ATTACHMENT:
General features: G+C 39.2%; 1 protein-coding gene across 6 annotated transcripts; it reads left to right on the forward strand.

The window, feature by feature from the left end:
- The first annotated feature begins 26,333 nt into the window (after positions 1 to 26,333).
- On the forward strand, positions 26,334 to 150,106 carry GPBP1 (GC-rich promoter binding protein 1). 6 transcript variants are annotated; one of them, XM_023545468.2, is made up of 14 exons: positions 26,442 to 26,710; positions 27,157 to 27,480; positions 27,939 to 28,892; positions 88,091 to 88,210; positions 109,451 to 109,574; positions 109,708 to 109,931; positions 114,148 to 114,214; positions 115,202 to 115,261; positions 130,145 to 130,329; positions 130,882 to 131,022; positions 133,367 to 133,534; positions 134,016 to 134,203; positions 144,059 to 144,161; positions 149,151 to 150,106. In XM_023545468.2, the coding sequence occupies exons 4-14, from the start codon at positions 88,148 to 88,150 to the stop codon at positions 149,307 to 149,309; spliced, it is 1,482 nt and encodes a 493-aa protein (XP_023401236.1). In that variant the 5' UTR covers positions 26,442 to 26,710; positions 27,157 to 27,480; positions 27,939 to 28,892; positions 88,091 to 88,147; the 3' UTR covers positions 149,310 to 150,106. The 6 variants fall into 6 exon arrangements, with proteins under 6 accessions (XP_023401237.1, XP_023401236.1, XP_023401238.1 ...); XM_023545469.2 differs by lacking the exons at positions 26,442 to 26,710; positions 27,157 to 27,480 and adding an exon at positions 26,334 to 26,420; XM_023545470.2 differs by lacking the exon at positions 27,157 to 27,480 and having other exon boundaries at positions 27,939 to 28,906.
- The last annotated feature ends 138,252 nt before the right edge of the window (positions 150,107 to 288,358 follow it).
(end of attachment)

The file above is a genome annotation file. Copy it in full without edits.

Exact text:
General features: G+C 39.2%; 1 protein-coding gene across 6 annotated transcripts; it reads left to right on the forward strand.

The window, feature by feature from the left end:
- The first annotated feature begins 26,333 nt into the window (after positions 1 to 26,333).
- On the forward strand, positions 26,334 to 150,106 carry GPBP1 (GC-rich promoter binding protein 1). 6 transcript variants are annotated; one of them, XM_023545468.2, is made up of 14 exons: positions 26,442 to 26,710; positions 27,157 to 27,480; positions 27,939 to 28,892; positions 88,091 to 88,210; positions 109,451 to 109,574; positions 109,708 to 109,931; positions 114,148 to 114,214; positions 115,202 to 115,261; positions 130,145 to 130,329; positions 130,882 to 131,022; positions 133,367 to 133,534; positions 134,016 to 134,203; positions 144,059 to 144,161; positions 149,151 to 150,106. In XM_023545468.2, the coding sequence occupies exons 4-14, from the start codon at positions 88,148 to 88,150 to the stop codon at positions 149,307 to 149,309; spliced, it is 1,482 nt and encodes a 493-aa protein (XP_023401236.1). In that variant the 5' UTR covers positions 26,442 to 26,710; positions 27,157 to 27,480; positions 27,939 to 28,892; positions 88,091 to 88,147; the 3' UTR covers positions 149,310 to 150,106. The 6 variants fall into 6 exon arrangements, with proteins under 6 accessions (XP_023401237.1, XP_023401236.1, XP_023401238.1 ...); XM_023545469.2 differs by lacking the exons at positions 26,442 to 26,710; positions 27,157 to 27,480 and adding an exon at positions 26,334 to 26,420; XM_023545470.2 differs by lacking the exon at positions 27,157 to 27,480 and having other exon boundaries at positions 27,939 to 28,906.
- The last annotated feature ends 138,252 nt before the right edge of the window (positions 150,107 to 288,358 follow it).